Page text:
The origins of the name Shoreditch – now a slowly gentrifying area to the north of the City of London within the Borough of Hackney – are lost to time but there are a few interesting theories around.
While the name probably comes to us as a derivation of Soersditch or Sewer Ditch – perhaps in reference to a drain that was once here – a more tragic version has it named after Jane Shore.
A mistress of King Edward IV in the mid to late fifteenth century, she, so the story goes, was buried in a ditch in the area after dying in a state of penury following a dramatic fall from favour during the subsequent reign of King Richard III (the king apparently had Jane arrested and made her perform a public penance for being a harlot).
There was an important priory here – the Augustinian Priory of Holywell – in medieval times and by Elizabethan times, some substantial houses. In 1576, James Burbage built England’s first theatre – known as The Theatre – on its site located near Curtain Road. Some of William Shakespeare’s plays were performed here and at the nearby rival, the Curtain Theatre, before a dispute with the landlord in the late 16th century saw the theatre relocated to Southwark in the dead of night (although the foundations must have remained – these were excavated a few years ago). Both Shakespeare and follow playwright Christopher Marlowe had associations with the area.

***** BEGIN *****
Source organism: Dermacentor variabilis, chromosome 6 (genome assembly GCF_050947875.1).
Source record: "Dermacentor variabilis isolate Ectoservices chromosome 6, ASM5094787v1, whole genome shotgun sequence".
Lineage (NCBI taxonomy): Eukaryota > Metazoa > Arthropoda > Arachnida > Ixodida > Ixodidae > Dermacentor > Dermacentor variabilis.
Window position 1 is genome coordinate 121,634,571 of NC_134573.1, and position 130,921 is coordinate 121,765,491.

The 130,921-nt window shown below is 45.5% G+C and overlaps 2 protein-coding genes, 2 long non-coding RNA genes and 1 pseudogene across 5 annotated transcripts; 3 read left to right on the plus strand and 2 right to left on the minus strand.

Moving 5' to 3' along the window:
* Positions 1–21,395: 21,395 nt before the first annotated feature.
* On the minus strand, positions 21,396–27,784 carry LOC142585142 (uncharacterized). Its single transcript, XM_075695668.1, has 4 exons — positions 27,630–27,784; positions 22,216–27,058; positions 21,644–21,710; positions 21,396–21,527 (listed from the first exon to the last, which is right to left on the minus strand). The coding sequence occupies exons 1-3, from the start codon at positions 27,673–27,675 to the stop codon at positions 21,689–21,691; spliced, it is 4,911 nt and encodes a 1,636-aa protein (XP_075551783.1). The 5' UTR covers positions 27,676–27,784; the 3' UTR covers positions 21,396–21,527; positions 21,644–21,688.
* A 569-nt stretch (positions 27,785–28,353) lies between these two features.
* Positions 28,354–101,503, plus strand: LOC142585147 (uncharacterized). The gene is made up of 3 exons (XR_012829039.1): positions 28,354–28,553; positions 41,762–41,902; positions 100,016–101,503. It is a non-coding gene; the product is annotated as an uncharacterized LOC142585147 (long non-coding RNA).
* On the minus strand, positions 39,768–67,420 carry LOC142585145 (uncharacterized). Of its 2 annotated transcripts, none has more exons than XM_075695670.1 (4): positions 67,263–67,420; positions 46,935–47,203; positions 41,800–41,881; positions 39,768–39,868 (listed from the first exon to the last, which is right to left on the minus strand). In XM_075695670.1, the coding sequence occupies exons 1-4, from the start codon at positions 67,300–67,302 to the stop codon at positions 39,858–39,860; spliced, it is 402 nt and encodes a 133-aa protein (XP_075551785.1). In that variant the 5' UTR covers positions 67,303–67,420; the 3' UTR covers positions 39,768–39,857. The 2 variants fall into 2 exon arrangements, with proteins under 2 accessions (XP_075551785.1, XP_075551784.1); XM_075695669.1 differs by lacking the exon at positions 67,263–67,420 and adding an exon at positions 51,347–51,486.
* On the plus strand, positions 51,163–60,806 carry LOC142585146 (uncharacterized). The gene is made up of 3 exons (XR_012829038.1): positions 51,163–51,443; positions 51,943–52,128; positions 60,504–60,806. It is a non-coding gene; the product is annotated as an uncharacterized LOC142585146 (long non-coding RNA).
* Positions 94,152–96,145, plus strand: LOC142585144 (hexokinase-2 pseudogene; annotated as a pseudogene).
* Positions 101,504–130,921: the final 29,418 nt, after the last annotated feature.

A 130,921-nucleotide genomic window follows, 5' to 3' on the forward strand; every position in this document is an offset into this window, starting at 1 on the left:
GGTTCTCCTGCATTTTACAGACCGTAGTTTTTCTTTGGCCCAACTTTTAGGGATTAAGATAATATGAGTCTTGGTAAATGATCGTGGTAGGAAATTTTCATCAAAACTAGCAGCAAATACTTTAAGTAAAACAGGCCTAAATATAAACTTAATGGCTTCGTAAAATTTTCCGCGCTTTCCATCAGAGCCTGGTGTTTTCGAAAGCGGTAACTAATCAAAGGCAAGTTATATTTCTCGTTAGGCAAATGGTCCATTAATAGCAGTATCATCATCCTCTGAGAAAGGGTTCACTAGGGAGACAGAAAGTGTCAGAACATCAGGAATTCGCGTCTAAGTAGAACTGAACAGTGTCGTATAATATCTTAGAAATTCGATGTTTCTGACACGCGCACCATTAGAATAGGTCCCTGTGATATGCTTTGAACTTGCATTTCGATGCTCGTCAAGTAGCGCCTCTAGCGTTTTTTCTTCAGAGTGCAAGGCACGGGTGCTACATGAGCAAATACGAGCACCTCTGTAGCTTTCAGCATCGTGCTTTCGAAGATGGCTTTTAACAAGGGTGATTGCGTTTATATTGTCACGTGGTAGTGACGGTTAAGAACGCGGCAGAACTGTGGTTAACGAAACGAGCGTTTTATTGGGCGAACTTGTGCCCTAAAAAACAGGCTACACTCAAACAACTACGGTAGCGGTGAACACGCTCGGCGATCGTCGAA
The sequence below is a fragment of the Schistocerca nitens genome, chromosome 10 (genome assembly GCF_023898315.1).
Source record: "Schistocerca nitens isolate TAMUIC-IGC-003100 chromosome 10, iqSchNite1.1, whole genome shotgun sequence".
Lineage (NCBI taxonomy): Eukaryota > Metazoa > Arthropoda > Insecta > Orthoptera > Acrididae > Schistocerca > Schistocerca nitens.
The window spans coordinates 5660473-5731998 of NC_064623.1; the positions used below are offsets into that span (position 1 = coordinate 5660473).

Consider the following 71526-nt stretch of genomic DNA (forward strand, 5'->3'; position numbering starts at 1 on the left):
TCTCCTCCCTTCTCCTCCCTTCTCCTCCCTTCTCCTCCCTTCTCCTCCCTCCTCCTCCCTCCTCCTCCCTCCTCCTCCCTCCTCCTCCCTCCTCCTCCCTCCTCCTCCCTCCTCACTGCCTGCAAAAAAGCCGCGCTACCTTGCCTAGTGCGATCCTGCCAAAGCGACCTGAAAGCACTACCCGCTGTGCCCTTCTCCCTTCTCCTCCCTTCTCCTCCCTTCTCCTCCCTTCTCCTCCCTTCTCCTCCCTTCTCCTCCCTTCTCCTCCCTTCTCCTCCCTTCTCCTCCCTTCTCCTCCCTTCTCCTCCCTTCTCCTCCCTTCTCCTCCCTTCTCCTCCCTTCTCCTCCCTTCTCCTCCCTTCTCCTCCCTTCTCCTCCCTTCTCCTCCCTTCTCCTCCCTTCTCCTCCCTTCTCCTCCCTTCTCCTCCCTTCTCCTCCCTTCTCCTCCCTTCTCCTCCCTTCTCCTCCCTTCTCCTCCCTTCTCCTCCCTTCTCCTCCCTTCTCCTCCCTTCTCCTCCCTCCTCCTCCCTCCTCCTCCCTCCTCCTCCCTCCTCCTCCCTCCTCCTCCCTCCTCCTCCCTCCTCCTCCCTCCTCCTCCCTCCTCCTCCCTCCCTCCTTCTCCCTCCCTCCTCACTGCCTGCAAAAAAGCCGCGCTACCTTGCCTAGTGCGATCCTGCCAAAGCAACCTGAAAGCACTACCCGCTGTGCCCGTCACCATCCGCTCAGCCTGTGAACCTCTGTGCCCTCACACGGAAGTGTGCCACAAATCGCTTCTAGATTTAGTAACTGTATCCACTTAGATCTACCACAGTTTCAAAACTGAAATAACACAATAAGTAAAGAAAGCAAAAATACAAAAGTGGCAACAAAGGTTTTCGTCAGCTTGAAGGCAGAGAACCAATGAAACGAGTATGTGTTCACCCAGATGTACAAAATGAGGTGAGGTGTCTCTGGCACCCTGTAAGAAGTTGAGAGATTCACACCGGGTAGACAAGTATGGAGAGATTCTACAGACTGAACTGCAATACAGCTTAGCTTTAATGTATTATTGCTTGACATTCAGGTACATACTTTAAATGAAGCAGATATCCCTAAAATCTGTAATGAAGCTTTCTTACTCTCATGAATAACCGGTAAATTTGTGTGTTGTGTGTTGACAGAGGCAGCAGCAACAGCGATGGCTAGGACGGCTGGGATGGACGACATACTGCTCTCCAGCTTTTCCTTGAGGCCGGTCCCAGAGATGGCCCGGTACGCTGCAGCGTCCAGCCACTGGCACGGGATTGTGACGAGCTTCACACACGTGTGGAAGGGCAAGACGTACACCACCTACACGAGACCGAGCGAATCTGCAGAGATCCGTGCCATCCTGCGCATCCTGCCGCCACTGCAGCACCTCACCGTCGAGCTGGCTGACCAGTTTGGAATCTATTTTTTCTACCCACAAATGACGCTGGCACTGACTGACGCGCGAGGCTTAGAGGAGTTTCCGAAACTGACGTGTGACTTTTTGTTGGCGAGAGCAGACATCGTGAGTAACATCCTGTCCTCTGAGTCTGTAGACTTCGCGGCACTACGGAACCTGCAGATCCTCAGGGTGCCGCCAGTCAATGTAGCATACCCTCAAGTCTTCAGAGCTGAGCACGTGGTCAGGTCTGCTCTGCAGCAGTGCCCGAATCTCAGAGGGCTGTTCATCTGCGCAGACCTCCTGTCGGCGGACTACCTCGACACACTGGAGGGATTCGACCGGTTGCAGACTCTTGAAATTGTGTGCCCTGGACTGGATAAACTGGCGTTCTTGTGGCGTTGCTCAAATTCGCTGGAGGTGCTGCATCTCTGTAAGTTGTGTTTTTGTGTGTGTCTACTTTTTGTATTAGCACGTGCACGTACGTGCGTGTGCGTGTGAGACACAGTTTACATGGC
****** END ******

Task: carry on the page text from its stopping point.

The area, which centred on St Leonard’s Church (while the current building dates from around 1740, there is believed to have been a church here – at the intersection of Shoreditch High Street and Hackney Road – since Saxon times), become known for its textiles in the 17th century and later for its furniture industries.
It was still known as one of London’s premier entertainment districts in the late 19th and early 20th centuries with well known music halls and theatres but by then was also just as well known for its poverty.
Shoreditch suffered heavily during the Blitz and while the area continues to suffer from urban decay there is now some new life being breathed into it with the arrival of projects as the Boxpark Shoreditch which, made from shipping containers, is billed as “the world’s first pop-up mall”. There’s also an annual festival, the Shoreditch Festival, held in summer along Regent’s Canal.
PICTURE: View down Shoreditch High Street to the City – © David Adams.